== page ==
When we pray the words of Scripture back to God, “riffing” off of them as we do, we ensure the Lord’s Word is at the center of not only our listening but also our response. We allow him to decenter us so he can regain the center of our lives.

4. Obey the Scriptures

The final step is to allow the Bible to shape our words, actions, and attitudes. After reading, reflecting, and praying the Scriptures, we allow the Lord’s Word to remain present with us throughout the day. It should be present with us not only in our devotions, church attendance, and private morality, but also in our public lives.

I’ve found it helpful to consider the way Scripture should shape my callings. After reading, reflecting, and praying, I ask how the Word shapes my commitment to the redeemed community (church), to the people nearest to me (family), to the activity that takes up the majority of my waking hours (work), and to my place in the town, state, nation, and globe in which I live (community).

I ask how the Word shapes my commitment to the redeemed community (church), to the people nearest to me (family), to the activity that takes up the majority of my waking hours (work), and to my place in the town, state, nation, and globe in which I live (community).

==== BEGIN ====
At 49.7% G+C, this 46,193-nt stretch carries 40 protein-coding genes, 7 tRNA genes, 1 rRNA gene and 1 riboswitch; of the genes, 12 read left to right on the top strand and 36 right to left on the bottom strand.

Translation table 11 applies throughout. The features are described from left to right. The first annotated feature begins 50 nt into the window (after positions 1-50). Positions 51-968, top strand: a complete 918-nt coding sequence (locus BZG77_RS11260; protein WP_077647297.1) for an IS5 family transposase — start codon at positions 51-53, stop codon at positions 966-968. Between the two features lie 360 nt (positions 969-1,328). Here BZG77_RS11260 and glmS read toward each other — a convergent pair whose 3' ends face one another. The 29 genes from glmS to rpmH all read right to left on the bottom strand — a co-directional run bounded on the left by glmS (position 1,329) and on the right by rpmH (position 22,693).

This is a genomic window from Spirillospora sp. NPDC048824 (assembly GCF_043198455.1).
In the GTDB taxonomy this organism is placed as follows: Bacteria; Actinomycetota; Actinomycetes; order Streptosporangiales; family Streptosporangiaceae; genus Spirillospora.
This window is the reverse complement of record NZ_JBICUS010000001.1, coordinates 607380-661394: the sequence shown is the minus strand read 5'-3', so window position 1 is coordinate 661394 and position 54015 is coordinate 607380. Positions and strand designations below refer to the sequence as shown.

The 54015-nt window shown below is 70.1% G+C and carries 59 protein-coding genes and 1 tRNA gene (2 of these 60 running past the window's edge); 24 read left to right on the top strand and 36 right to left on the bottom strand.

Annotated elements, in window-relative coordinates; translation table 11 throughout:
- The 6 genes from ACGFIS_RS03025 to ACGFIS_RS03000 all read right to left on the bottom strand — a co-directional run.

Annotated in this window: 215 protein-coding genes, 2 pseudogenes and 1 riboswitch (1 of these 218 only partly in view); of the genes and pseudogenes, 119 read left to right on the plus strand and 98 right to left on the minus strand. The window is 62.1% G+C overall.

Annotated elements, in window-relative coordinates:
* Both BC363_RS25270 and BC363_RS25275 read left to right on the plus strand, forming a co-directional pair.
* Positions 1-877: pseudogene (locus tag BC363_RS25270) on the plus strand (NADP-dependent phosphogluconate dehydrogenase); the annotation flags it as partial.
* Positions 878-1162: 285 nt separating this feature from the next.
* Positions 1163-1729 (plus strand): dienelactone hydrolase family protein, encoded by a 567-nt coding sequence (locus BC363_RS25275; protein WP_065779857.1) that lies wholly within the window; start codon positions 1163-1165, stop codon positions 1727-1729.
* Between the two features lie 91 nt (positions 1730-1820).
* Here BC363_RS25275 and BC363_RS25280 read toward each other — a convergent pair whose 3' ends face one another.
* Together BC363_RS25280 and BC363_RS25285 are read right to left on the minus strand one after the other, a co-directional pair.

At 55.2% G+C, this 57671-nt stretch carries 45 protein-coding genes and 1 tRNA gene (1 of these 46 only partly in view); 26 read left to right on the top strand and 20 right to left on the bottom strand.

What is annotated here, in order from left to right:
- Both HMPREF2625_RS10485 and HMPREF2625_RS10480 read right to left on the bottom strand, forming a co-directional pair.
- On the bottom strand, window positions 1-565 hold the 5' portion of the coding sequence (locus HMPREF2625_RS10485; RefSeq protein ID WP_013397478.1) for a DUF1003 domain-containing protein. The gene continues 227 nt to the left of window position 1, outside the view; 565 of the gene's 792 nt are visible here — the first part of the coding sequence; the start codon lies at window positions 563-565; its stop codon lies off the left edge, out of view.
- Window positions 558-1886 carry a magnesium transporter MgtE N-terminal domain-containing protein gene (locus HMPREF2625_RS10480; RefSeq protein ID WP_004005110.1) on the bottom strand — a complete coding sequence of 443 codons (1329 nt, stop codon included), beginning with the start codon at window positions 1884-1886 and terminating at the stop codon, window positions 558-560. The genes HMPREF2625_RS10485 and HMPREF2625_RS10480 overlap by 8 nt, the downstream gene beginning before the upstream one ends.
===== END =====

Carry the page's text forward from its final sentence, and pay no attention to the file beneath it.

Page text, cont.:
The significance of this last step can hardly be overstated; it’s the finishing touch and coming together of God’s revelation and our response. If we don’t obey the Scriptures, then the first three steps are nearly useless. 

Neither Novel Nor Magical

There’s nothing novel about this fourfold pattern; it’s adapted from reading habits cultivated by many Christians over centuries. It’s also not magical; it is not some sure-fire technique guaranteeing a close walk with the Lord.

Instead, it’s a pattern for listening attentively to the Lord’s voice so we can offer it back to him in the form of prayer and obedience. If reading Scripture puts the Lord’s Word into our mouths, reflection chews on it slowly, prayer discerns and gratefully acknowledges its flavors, and obedience digests it for nourishment.


Editors’ note: A version of this article appeared at Christianity for the Common Good